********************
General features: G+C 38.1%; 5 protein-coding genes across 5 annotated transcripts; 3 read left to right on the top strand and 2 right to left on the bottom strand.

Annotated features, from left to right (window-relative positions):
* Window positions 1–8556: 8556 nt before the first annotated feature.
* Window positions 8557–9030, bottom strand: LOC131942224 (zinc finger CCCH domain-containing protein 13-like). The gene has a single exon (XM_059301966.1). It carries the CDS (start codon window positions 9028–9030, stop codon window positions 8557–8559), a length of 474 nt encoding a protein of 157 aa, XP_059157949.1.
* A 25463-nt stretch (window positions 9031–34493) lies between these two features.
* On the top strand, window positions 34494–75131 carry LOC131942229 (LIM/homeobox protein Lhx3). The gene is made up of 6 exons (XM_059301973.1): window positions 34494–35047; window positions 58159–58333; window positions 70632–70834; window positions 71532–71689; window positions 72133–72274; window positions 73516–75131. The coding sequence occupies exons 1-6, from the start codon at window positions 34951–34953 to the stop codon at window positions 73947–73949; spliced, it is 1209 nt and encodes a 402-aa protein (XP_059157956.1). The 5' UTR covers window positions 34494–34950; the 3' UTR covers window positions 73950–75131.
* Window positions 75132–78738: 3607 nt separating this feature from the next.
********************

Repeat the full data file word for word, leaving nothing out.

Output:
General features: G+C 38.1%; 5 protein-coding genes across 5 annotated transcripts; 3 read left to right on the top strand and 2 right to left on the bottom strand.

Annotated features, from left to right (window-relative positions):
* Window positions 1–8556: 8556 nt before the first annotated feature.
* Window positions 8557–9030, bottom strand: LOC131942224 (zinc finger CCCH domain-containing protein 13-like). The gene has a single exon (XM_059301966.1). It carries the CDS (start codon window positions 9028–9030, stop codon window positions 8557–8559), a length of 474 nt encoding a protein of 157 aa, XP_059157949.1.
* A 25463-nt stretch (window positions 9031–34493) lies between these two features.
* On the top strand, window positions 34494–75131 carry LOC131942229 (LIM/homeobox protein Lhx3). The gene is made up of 6 exons (XM_059301973.1): window positions 34494–35047; window positions 58159–58333; window positions 70632–70834; window positions 71532–71689; window positions 72133–72274; window positions 73516–75131. The coding sequence occupies exons 1-6, from the start codon at window positions 34951–34953 to the stop codon at window positions 73947–73949; spliced, it is 1209 nt and encodes a 402-aa protein (XP_059157956.1). The 5' UTR covers window positions 34494–34950; the 3' UTR covers window positions 73950–75131.
* Window positions 75132–78738: 3607 nt separating this feature from the next.